What does Vanguard think? The volatility in China is hardly surprising. It’s consistent with the generally higher volatility of emerging markets and with the specific financial and economic transformations under way in China. And despite the bold headlines, weakness in China and its global aftershocks have limited relevance to most Vanguard investors.

A giant pivots

As we noted in Vanguard’s economic and investment outlook for 2016, the high-growth “Goldilocks”era enjoyed by many emerging markets through the past two decades is over. From 1990 through 2007, China expanded at an astonishing average annual rate of 10%. In less than two decades, in other words, the value of Chinese economic output more than quintupled.

The rapid growth reflected heavy investment in manufacturing and real estate, which ultimately led to overinvestment and overcapacity. As China rebalances its growth drivers from investment and exports toward domestic consumption and services, we expect economic growth to decelerate to a sustainable rate in the mid-single digits.

This long-term transition will prompt occasionally pronounced market reaction. On January 4, Chinese stock prices lost about 7% of their value, which resulted in “circuit breaker”trading suspensions for the day. A catalyst was a decline in the government’s monthly index of manufacturing activity. The decline was consistent with broader economic expectations, but nevertheless rattled jumpy investors.

Another source of nervousness has been pressure on the Chinese currency, which has declined relative to the U.S. dollar (while remaining steadier relative to a more meaningful trade-weighted basket of currencies). Does the decline reflect investor expectations of greater weakness in the Chinese economy? Confusion about a new approach to exchange-rate management by the central bank? Seasonal factors? The questions and speculation contribute to an air of unease.

Implications for investors

What does the recent tumult mean for Vanguard investors? Very little. Most Vanguard investors have limited exposure to Chinese stocks. As of November 30, 2015, Vanguard Total World Stock Market Index Fund, which includes all global stock markets in proportion to their market values,* held just 2.2% of its assets in Chinese stocks. Hong Kong stocks made up another 1.2%.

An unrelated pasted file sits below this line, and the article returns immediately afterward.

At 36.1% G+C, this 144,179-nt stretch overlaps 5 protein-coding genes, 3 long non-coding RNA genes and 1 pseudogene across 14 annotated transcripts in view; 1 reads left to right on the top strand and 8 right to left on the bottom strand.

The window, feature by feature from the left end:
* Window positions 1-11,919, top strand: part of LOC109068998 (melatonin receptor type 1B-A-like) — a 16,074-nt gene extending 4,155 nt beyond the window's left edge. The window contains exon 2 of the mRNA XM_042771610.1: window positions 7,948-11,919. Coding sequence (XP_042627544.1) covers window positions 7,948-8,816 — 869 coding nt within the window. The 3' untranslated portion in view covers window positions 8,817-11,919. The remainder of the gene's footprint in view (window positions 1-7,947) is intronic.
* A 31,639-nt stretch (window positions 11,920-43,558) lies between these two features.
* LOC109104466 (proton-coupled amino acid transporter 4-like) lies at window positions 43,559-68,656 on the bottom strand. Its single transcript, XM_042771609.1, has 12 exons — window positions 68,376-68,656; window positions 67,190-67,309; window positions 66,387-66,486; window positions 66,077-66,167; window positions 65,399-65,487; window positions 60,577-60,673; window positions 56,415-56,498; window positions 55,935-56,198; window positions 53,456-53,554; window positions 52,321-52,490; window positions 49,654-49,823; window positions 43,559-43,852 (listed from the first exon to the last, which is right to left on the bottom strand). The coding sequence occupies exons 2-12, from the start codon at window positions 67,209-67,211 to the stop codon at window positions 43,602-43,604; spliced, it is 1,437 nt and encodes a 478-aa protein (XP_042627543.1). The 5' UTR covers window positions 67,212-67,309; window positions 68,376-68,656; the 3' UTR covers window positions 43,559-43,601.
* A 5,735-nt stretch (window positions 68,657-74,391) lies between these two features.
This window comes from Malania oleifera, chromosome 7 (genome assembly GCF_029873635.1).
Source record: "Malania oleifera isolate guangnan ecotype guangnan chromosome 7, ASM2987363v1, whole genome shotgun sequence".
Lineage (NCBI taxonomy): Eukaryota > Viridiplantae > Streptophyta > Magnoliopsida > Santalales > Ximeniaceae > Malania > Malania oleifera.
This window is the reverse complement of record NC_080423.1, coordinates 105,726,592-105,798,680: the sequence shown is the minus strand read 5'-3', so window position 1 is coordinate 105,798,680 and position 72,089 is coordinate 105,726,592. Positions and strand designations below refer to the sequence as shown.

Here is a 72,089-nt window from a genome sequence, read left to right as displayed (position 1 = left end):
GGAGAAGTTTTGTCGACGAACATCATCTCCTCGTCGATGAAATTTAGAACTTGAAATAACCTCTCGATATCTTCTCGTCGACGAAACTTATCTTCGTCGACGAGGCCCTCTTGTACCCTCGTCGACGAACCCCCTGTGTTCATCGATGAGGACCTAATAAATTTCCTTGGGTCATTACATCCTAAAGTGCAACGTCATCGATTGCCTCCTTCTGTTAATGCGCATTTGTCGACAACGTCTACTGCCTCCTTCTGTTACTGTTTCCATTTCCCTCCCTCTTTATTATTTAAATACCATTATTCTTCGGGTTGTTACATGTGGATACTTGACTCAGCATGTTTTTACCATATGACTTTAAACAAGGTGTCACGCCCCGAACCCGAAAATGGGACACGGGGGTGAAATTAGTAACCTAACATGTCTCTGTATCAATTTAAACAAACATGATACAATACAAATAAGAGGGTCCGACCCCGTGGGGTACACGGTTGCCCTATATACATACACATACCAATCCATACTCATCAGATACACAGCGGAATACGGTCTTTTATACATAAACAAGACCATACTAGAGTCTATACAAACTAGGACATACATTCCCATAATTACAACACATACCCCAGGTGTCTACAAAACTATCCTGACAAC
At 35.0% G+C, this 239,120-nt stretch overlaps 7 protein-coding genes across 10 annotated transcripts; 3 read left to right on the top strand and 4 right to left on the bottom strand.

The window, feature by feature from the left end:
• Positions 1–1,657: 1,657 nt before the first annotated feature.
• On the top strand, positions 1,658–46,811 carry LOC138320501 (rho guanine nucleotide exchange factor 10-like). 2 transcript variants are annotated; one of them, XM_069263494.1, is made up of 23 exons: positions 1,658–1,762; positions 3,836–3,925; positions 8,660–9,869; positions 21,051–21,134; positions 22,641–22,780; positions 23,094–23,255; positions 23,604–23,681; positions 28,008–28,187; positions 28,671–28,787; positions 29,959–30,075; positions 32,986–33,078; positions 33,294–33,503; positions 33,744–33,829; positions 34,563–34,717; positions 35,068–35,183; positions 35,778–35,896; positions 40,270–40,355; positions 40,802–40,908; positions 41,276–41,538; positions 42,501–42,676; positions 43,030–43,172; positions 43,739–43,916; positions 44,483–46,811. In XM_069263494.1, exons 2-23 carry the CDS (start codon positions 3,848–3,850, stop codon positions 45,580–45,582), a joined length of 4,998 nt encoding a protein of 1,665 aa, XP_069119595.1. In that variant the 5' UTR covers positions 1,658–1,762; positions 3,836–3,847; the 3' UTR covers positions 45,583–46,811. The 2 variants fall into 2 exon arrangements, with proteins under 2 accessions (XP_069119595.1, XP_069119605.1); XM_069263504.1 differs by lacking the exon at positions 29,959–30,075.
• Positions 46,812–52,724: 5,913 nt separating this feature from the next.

For an investor with a diversified mix of stocks and bonds, the exposure is more modest still. At the end of November, Vanguard Target Retirement 2020 Fund, which has about 60% of its assets in stocks and 40% in bonds, held 1.1% of its portfolio in Chinese stocks.

What if trouble in China sparks new turmoil in global stock markets? Stock market volatility is inevitable, but manageable. Stocks boast the potential for higher long-term returns than bonds and cash precisely because they’re riskier. The new year is off to a rough start, but for the five years ended December 31, 2015, global stock markets produced an average annual return of 6.4%, outperforming bonds and cash.

*The fund seeks to track the performance of the FTSE® Global All Cap Index, a float-adjusted, market-capitalization-weighted index designed to measure the market performance of large-, mid-, and small-capitalization stocks of companies located around the world.

All investing is subject to risk, including the possible loss of the money you invest.

Stocks of companies based in emerging markets are subject to national and regional political and economic risks and to the risk of currency fluctuations. These risks are especially high in emerging markets.

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